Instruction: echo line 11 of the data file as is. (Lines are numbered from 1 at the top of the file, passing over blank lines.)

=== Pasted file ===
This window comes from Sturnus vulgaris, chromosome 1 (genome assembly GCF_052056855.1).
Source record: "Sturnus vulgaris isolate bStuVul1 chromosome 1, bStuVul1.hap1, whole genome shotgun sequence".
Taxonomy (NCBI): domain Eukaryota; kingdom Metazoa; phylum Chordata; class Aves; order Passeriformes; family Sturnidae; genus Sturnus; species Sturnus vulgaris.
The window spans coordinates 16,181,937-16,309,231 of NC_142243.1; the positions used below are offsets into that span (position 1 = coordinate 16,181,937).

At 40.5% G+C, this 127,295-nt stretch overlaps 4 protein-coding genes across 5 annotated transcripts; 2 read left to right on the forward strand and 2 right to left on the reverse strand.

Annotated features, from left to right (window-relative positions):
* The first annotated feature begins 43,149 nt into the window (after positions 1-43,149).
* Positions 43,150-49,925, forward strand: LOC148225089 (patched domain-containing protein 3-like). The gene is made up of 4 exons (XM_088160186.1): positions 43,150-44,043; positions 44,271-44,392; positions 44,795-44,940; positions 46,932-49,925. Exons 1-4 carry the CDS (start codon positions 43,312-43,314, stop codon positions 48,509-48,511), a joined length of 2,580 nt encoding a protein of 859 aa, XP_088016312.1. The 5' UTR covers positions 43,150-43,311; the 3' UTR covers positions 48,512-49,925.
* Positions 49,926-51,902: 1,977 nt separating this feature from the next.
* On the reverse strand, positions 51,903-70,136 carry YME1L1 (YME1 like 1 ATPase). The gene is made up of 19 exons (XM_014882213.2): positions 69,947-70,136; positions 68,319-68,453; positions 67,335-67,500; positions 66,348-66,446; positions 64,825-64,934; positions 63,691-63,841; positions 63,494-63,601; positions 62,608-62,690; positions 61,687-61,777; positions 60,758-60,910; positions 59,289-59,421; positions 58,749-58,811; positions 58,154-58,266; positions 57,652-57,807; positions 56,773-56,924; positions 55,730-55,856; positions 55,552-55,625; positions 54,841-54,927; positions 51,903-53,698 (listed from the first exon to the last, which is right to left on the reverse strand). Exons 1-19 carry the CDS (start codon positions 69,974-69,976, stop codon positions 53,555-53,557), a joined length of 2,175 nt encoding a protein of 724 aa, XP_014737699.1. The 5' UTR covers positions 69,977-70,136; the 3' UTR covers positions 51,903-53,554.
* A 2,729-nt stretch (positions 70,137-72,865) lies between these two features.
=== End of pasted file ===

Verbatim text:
* A 2,729-nt stretch (positions 70,137-72,865) lies between these two features.